Reserve Bank of Malawi Rejects Foreign Exchange Auction Bids, Keeping Kwacha Stable for Remainder of January

The Reserve Bank of Malawi (RBM) has announced that it will reject bids from authorized dealer banks (ADBs) during a recent foreign exchange auction, which will keep the Kwacha stable for the remainder of January. The central bank uses foreign exchange auctions to discover a prevailing market clearing exchange rate for the Kwacha against major currencies, with the goal of promoting transparency in determining exchange rates.

However, only three out of eight ADBs participated in the auction, leading RBM Governor Wilson Banda to state that the results cannot be used to determine the official exchange rate. Financial analysts have criticized the rates quoted by ADBs during the auction.

In a statement, Banda said, “The Reserve Bank of Malawi wishes to inform the general public that during the pilot Foreign Exchange Auction held on Friday, 13 January 2023, only three of the eight authorized dealer banks (ADBs) participated. Consequently, these results cannot be used to determine the official exchange rate as they may not be representative of the sentiments of the entire banking system.”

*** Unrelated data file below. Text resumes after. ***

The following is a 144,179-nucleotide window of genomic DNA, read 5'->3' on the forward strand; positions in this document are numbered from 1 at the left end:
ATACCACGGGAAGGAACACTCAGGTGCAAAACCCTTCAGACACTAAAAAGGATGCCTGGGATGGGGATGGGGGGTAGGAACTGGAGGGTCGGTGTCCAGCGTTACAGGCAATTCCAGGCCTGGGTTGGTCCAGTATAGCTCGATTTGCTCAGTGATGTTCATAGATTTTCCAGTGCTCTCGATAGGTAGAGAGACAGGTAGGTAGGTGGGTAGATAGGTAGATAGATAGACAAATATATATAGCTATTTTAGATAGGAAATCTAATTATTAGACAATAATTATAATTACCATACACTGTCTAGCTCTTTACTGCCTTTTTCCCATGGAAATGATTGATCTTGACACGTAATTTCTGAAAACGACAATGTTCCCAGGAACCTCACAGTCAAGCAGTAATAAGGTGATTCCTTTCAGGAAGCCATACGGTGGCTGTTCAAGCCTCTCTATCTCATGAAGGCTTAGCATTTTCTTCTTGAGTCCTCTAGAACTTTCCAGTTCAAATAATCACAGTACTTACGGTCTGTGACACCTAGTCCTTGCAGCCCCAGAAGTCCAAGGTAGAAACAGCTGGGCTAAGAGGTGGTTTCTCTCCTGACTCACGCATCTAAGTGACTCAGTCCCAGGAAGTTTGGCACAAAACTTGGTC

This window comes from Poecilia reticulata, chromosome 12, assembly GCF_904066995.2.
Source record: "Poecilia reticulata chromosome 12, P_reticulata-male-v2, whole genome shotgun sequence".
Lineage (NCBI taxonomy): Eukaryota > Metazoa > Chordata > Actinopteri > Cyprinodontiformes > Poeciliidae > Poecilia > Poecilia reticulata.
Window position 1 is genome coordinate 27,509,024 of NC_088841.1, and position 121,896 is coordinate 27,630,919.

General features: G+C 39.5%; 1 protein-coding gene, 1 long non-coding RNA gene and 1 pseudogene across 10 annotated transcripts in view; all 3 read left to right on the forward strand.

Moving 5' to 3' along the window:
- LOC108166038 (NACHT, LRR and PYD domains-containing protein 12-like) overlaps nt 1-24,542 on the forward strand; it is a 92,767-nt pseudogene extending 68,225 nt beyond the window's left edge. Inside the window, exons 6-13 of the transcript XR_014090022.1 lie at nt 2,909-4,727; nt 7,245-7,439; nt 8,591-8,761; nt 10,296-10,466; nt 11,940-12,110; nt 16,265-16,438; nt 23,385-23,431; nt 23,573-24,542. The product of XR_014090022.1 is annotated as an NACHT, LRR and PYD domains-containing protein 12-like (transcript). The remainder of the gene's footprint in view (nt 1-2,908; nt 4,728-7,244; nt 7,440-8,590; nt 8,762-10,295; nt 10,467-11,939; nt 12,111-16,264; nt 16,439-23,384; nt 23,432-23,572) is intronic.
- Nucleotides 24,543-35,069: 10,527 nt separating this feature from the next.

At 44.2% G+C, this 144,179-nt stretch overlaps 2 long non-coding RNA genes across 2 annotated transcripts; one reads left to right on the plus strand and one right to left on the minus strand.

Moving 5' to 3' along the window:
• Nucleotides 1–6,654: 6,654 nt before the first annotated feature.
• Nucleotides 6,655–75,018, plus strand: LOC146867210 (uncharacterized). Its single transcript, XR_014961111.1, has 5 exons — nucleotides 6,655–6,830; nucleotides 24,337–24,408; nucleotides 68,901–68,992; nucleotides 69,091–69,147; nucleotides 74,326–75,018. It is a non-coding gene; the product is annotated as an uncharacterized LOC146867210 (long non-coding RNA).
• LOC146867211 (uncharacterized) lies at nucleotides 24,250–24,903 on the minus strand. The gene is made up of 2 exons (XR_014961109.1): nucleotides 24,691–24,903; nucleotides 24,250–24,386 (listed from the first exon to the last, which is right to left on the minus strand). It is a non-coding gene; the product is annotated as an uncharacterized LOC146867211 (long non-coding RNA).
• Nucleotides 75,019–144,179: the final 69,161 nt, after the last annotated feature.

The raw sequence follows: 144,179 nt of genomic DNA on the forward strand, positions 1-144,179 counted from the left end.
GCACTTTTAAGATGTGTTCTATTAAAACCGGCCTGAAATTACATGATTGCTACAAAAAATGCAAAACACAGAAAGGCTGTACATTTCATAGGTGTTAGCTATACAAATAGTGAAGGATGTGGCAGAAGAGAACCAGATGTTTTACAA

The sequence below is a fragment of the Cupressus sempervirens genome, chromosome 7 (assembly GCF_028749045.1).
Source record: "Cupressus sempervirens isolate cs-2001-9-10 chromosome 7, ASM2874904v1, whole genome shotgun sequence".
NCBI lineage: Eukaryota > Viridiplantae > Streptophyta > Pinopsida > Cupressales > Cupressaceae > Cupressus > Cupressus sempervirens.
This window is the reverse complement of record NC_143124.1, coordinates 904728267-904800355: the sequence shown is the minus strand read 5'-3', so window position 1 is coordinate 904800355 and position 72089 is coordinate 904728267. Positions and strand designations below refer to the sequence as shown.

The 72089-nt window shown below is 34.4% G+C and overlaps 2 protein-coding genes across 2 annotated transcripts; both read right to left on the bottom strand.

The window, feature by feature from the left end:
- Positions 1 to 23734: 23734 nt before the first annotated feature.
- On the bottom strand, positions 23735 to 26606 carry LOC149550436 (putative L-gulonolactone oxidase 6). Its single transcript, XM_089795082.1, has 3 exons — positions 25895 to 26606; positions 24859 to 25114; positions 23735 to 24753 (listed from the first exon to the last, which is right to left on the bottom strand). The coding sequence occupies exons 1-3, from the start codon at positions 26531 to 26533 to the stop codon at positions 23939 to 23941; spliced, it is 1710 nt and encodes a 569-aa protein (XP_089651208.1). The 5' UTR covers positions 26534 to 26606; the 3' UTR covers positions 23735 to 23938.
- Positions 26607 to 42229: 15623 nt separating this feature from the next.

The Financial Market Dealers Association President, Leslie Fatch, commented on the development saying, “the dealers would wait for RBM’s direction on the matter.”

The Malawi economy requires approximately $250 million every month to meet import needs. This decision by RBM to reject bids from authorized dealer banks is expected to bring stability to the Kwacha, at least for the rest of January.